Nine years after Robert Levinson went missing on an Iranian island in the Persian Gulf, the White House reiterated on Wednesday that the United States has not abandoned him.
“We continue to call upon the Islamic Republic of Iran to provide assistance in his case, as agreed to as part of the prisoner exchange finalized earlier this year, so that we can bring Mr. Levinson home,” press secretary Josh Earnest said in a statement on Wednesday, the ninth anniversary of the former FBI agent’s disappearance.
“Today the United States renews its unrelenting commitment to securing Mr. Levinson's return.”
Wednesday’s anniversary follows Levinson’s notable absence in a deal reached earlier this year between Washington and Tehran to release four Americans in Iran and drop charges on people in the U.S. accused of violating sanctions restrictions. The agreement came on the eve of implementation of the Iran nuclear agreement.
Levinson’s family did not know whether he was included in the swap until after initial media reports emerged, leaving them frustrated.
His daughter, Sarah Moriarty, claimed at the time that the family had “reached our breaking point” with the Obama administration.
“We are crushed and outraged," she said.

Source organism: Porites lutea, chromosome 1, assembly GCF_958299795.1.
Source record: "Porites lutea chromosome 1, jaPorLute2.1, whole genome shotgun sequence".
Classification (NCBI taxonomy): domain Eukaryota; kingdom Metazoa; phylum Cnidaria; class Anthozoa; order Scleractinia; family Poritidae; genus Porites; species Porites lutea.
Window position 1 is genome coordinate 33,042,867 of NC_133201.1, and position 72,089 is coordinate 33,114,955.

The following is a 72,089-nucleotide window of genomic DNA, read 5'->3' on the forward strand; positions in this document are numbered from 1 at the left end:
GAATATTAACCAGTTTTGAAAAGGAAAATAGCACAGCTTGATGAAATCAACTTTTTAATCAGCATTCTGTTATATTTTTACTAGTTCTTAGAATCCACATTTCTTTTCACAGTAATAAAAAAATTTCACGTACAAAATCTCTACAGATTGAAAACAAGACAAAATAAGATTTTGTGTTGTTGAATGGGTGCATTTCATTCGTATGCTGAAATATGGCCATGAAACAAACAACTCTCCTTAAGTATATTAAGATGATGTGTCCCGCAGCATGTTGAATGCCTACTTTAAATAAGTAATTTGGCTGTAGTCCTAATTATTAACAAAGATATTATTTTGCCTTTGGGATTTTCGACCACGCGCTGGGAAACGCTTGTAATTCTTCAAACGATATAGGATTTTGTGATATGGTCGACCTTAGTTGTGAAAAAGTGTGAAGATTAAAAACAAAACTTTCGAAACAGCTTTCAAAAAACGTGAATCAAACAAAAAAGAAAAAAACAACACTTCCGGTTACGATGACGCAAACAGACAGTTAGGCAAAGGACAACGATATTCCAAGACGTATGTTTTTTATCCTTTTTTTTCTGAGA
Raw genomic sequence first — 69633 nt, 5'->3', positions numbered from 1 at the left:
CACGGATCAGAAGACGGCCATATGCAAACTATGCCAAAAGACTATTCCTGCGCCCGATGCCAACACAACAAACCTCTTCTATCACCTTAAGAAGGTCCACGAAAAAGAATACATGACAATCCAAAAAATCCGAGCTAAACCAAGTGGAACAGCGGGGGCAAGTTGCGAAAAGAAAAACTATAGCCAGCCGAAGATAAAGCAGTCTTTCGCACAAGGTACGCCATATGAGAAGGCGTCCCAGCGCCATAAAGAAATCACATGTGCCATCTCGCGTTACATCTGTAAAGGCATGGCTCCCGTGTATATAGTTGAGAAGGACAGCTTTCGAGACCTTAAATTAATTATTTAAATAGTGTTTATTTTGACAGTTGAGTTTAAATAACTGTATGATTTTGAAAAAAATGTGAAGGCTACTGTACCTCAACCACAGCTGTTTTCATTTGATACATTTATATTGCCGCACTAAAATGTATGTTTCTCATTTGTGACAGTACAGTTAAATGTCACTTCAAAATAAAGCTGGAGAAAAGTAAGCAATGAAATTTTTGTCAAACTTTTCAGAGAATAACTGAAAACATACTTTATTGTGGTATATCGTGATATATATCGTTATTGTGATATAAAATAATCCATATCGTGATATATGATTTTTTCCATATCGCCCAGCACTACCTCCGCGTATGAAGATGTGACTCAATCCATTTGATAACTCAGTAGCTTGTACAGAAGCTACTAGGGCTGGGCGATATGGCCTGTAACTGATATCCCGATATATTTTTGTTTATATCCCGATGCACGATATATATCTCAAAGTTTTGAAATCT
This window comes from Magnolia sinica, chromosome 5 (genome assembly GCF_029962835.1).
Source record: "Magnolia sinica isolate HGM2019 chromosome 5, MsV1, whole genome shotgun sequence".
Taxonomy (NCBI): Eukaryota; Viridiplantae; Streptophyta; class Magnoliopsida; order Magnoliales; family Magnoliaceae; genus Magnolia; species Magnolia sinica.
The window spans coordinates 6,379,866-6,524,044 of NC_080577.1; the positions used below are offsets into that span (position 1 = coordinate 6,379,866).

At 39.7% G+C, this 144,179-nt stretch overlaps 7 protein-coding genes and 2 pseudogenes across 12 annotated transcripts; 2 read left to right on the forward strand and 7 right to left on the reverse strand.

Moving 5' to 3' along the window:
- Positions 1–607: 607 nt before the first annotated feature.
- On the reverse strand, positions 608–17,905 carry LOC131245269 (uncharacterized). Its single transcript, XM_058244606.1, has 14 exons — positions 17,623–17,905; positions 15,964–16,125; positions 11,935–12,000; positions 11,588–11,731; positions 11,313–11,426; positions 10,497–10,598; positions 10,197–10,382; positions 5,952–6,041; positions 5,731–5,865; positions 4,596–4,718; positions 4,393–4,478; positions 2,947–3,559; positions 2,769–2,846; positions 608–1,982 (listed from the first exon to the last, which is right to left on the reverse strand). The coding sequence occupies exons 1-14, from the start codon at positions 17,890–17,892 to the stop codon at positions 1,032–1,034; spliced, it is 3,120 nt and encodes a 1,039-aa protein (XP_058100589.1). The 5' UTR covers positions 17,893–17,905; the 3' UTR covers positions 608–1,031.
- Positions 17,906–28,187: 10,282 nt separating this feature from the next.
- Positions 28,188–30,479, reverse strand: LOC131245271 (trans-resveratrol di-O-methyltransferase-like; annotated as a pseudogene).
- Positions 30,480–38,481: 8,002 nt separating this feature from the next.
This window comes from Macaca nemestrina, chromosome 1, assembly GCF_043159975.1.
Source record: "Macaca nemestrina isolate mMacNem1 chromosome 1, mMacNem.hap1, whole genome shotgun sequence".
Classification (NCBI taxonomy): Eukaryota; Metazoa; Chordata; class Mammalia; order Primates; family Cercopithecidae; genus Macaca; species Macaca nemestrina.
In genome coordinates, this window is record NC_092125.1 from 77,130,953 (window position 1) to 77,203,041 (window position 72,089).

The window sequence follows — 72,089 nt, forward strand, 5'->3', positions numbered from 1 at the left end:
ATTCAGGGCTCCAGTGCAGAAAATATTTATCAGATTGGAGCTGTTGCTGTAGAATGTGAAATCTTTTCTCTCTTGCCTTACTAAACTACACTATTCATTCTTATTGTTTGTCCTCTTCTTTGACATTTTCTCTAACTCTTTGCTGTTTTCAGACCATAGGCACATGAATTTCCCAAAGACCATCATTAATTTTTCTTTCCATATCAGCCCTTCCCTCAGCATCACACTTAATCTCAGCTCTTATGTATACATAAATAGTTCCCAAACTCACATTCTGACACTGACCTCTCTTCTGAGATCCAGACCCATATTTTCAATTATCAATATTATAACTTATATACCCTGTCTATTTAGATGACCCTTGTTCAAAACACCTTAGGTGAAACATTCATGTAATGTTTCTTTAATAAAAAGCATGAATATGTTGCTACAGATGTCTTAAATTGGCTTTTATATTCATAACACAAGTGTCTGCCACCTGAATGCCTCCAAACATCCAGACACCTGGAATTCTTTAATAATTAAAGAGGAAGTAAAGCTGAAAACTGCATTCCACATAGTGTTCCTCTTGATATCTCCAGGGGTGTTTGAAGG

Sen. Bill NelsonBill NelsonOvernight Tech: Big win for Samsung over Apple | Trump to sit down with tech leaders | Trump claims credit for B investment deal Celebrating Motor Vehicle Safety Whistleblower Act’s first anniversary Red-state Dems face tough votes on Trump picks MORE (D-Fla.), an outspoken advocate for Levinson and his family, took to the Senate floor on Wednesday to complain about “a huge disconnect in the FBI” concerning Levinson’s case.
“What in the world is going on?” he asked.
In its statement, the White House claimed that he has not been forgotten.
“Our hearts remain with the Levinson family,” Earnest claimed. “They have endured the pain and suffering of his disappearance for far too long.”
Levinson disappeared from Iran’s Kish island in 2007 while taking part in an off-the-books CIA operation.
The Obama administration has said that it does not believe he is currently in Iran but has repeatedly pressed officials in Tehran to help him be recovered. It’s unclear whether he’s even still alive.
On the Senate floor, Nelson insisted that “somebody in Iran” must know about his whereabouts — even if the country’s president and foreign minister claim not to have any idea.
On Wednesday, Secretary of State John KerryJohn KerryAs Congress adjusts to Trump, Iran put under the pressure it deserves Sharpton pressures Dems on Trump nominees Words are not enough — US must support Christians who survived genocide in Iraq MORE said that Iran “has committed to cooperating with the United States” to finding Levinson.
The Obama administration, he added, is “holding Iran to its promise.”
Corrected to note that Josh Earnest delivered the White House's statement and last updated at 1:11 p.m.